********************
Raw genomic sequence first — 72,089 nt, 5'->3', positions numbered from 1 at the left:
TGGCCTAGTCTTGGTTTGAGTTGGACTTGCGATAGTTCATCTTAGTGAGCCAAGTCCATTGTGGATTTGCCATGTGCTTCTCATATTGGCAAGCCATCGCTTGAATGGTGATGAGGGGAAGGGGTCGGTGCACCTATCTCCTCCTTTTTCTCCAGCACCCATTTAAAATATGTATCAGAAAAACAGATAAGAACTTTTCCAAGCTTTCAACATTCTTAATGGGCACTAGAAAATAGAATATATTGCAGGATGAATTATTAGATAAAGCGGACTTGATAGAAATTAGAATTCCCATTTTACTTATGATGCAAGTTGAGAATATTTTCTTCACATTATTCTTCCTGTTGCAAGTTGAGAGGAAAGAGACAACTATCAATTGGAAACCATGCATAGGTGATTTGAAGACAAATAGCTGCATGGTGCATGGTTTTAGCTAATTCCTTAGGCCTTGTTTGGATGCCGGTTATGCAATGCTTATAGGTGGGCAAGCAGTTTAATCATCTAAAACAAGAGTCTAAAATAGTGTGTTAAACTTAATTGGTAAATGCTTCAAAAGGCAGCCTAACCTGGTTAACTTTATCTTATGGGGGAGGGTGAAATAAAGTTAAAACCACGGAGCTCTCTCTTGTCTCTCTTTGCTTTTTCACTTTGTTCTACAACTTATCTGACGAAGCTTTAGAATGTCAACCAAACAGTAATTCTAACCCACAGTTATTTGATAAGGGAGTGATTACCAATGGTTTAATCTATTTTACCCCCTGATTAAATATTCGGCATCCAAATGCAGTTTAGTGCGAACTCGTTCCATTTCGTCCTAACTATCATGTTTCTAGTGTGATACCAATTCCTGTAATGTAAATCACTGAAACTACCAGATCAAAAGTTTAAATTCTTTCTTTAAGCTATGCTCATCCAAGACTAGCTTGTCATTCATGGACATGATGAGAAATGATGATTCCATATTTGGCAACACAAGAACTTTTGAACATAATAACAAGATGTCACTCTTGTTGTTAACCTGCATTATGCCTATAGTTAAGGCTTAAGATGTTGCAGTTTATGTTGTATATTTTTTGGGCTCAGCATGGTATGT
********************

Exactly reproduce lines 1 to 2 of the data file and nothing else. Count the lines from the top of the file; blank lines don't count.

Raw genomic sequence first — 72,089 nt, 5'->3', positions numbered from 1 at the left:
TGGCCTAGTCTTGGTTTGAGTTGGACTTGCGATAGTTCATCTTAGTGAGCCAAGTCCATTGTGGATTTGCCATGTGCTTCTCATATTGGCAAGCCATCGCTTGAATGGTGATGAGGGGAAGGGGTCGGTGCACCTATCTCCTCCTTTTTCTCCAGCACCCATTTAAAATATGTATCAGAAAAACAGATAAGAACTTTTCCAAGCTTTCAACATTCTTAATGGGCACTAGAAAATAGAATATATTGCAGGATGAATTATTAGATAAAGCGGACTTGATAGAAATTAGAATTCCCATTTTACTTATGATGCAAGTTGAGAATATTTTCTTCACATTATTCTTCCTGTTGCAAGTTGAGAGGAAAGAGACAACTATCAATTGGAAACCATGCATAGGTGATTTGAAGACAAATAGCTGCATGGTGCATGGTTTTAGCTAATTCCTTAGGCCTTGTTTGGATGCCGGTTATGCAATGCTTATAGGTGGGCAAGCAGTTTAATCATCTAAAACAAGAGTCTAAAATAGTGTGTTAAACTTAATTGGTAAATGCTTCAAAAGGCAGCCTAACCTGGTTAACTTTATCTTATGGGGGAGGGTGAAATAAAGTTAAAACCACGGAGCTCTCTCTTGTCTCTCTTTGCTTTTTCACTTTGTTCTACAACTTATCTGACGAAGCTTTAGAATGTCAACCAAACAGTAATTCTAACCCACAGTTATTTGATAAGGGAGTGATTACCAATGGTTTAATCTATTTTACCCCCTGATTAAATATTCGGCATCCAAATGCAGTTTAGTGCGAACTCGTTCCATTTCGTCCTAACTATCATGTTTCTAGTGTGATACCAATTCCTGTAATGTAAATCACTGAAACTACCAGATCAAAAGTTTAAATTCTTTCTTTAAGCTATGCTCATCCAAGACTAGCTTGTCATTCATGGACATGATGAGAAATGATGATTCCATATTTGGCAACACAAGAACTTTTGAACATAATAACAAGATGTCACTCTTGTTGTTAACCTGCATTATGCCTATAGTTAAGGCTTAAGATGTTGCAGTTTATGTTGTATATTTTTTGGGCTCAGCATGGTATGT